30 years after the Berlin wall came down, we live in a world enclosed by walls

This month marks 30 years since the removal of the Berlin Wall. Border controls restricting the movement of people between East and West Berlin were demolished. This event was portrayed as ushering in a new period of the free movement of peoples. The wall had come to symbolise the ostensibly tyrannical nature of the former East German government, and its determination to stop free and unrestricted travel for its citizens.

The dividing wall was denounced by American politicians and the intellectual commentariat as an imposition on the inalienable right of Eastern Europeans to enjoy, among other things, freedom to travel. The Berlin wall indicated, for Western audiences, the punitive nature of an undemocratic regime. Surely a government that relies on walls is only demonstrating its politically bankrupt character?

The foreign ministers of Hungary and Austria at the time went one step further – performing a publicity stunt by symbolically cutting the barbed wire fence between their respective nations. This media-friendly PR move was meant to indicate the commitment of European nations, formerly enemies, to break down barriers, opening up a new era of cooperation.

This particular opening of the Eastern bloc border – the so-called ‘Iron Curtain’ – contributed to the restoration of capitalism in the Eastern European nations. The integration of the Eastern European countries into the global capitalist economy led to the formation of an enlarged European Union and the abolition of immigration requirements within the Schengen region.

Thirty years after the Berlin wall came down, the European Union has implemented a series of militarised borders, becoming a garrison against the entry of refugees from non-European nations. Hungary has gone so far as to authorise the deployment of the army to prevent refugees from entering the country. European countries are resurrecting electrified razor-wire borders, hermetically sealing its external borders, denying refugees any entry points. These measures are combined with the abolition of the 1995 Schengen area provisions for internal borders.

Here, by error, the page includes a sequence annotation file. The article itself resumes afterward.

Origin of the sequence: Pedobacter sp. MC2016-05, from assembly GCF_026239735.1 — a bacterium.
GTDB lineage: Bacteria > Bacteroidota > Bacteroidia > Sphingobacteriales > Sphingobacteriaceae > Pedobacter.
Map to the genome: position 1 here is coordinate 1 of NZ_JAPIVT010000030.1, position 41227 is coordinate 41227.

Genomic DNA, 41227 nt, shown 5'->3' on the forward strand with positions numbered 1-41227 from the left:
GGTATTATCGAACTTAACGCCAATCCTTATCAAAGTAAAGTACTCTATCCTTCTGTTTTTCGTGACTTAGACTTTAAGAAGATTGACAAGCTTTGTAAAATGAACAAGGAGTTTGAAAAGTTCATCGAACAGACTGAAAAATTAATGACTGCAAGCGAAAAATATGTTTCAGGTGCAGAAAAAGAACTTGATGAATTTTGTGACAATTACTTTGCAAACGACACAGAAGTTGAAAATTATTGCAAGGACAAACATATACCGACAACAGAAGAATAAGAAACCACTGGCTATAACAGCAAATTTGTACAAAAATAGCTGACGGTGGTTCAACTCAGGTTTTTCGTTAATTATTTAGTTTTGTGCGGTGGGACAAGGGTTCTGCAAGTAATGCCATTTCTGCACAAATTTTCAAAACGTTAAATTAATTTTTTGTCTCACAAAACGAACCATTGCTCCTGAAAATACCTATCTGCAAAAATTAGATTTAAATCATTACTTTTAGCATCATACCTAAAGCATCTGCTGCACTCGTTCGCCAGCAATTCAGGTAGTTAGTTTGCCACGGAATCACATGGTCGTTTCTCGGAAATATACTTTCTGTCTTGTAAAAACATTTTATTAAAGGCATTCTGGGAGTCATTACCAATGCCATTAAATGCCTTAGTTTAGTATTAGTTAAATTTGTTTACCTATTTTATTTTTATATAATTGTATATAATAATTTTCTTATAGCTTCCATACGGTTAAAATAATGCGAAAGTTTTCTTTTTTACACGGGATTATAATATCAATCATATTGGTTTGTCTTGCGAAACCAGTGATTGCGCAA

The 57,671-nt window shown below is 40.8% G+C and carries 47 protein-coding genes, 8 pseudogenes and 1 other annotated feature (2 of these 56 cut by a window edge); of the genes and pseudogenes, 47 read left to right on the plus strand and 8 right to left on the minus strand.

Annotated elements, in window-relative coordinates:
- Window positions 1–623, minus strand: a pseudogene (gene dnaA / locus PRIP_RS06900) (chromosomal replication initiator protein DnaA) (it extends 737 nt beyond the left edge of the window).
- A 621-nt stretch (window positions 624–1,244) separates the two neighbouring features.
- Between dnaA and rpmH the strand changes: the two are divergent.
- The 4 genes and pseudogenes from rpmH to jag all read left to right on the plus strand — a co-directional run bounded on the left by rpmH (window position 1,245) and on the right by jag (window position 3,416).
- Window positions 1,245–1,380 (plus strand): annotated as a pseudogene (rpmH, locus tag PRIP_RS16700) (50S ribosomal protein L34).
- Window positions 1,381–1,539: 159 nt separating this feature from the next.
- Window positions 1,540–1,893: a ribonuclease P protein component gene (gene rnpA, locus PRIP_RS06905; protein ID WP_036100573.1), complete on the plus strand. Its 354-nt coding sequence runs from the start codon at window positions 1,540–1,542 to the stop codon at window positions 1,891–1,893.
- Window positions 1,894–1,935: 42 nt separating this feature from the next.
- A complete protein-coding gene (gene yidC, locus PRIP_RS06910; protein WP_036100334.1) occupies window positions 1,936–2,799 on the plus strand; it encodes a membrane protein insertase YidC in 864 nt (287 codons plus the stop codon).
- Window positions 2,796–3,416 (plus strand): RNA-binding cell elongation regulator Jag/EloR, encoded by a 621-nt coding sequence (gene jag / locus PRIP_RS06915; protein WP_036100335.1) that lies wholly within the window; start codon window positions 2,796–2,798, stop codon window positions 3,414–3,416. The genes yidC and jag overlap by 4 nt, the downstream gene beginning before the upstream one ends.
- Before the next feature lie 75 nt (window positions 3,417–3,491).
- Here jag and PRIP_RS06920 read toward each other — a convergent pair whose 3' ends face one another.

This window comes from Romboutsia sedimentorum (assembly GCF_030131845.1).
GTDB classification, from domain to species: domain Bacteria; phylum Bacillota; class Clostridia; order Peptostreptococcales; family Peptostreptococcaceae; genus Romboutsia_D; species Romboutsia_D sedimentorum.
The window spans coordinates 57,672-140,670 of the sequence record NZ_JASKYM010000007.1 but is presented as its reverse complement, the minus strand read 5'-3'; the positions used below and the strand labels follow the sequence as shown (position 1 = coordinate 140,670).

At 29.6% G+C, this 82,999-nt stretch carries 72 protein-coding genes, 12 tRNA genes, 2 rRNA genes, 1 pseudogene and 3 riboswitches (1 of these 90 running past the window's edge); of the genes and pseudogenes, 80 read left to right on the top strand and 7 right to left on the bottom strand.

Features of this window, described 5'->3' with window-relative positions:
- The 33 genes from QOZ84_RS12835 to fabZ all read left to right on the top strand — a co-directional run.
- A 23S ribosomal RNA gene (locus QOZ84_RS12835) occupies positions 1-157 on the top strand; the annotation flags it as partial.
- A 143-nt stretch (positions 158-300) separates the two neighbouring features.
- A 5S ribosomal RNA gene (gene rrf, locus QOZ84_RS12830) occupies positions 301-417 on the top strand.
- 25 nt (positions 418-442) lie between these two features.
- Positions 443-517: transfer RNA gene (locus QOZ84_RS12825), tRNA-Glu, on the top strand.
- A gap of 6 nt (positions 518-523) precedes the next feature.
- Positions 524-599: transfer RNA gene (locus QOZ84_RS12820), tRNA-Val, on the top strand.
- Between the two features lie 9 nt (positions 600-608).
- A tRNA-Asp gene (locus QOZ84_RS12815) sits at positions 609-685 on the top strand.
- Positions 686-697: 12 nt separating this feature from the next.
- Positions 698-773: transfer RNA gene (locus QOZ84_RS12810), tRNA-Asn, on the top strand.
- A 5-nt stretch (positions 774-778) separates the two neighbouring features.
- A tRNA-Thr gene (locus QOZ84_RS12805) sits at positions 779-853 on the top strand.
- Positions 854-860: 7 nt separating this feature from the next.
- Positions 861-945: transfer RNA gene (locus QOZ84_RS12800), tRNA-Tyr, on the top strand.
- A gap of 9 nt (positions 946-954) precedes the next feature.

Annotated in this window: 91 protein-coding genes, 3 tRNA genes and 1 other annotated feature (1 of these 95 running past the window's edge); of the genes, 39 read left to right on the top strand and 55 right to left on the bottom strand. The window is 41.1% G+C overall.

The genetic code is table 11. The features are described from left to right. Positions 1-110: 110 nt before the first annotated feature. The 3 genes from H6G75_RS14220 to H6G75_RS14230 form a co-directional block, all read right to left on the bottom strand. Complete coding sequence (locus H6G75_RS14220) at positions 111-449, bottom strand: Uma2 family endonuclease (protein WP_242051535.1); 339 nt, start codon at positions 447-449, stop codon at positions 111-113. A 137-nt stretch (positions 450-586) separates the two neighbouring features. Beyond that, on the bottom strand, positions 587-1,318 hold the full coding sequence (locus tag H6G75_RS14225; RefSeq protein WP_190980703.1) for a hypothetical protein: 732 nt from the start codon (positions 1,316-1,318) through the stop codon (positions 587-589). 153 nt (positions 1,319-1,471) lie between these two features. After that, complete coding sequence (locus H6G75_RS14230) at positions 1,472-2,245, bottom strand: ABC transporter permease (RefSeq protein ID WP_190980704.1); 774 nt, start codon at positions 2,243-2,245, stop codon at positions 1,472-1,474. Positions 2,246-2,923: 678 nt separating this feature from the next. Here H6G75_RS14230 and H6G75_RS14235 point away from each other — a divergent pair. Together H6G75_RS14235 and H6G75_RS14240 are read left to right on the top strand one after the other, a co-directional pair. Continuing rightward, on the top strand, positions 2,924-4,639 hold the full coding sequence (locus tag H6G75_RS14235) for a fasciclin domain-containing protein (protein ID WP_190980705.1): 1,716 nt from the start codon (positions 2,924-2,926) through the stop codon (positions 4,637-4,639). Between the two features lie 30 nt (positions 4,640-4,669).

Not only have militarised borders been erected in Europe, the United States administration of Donald Trump openly campaigned on a pledge to build a militarised border wall along the US-Mexico border. Demonising Hispanic immigrants as criminals and economic parasites, the Trump administration has pushed on with its determination to build a barrier as part of his xenophobic political platform.

Across the capitalist nations, heavily-fortified borders are being implemented, in particular to stop the movement of refugees and asylum seekers. The hype about welcoming the free movement of peoples has evaporated. Walls and borders do not necessarily have to be physical structures – Australia has enacted a policy of mandatory detention of refugees, involving a series of legislative and coercive measures that punish the most vulnerable – the refugees themselves.

It is no exaggeration to state that Australia’s policy of institutionalised cruelty against refugees is an inspiration to ultra-rightist parties and their conservative supporters around Europe. Former Australian prime minister Tony Abbott has given several speeches at conferences in Europe portraying refugees as basically cheats and fraudsters attempting to unfairly secure a place in the wealthier nations. Such punitive border measures are rationalised by picturing immigration as a civilisational threat.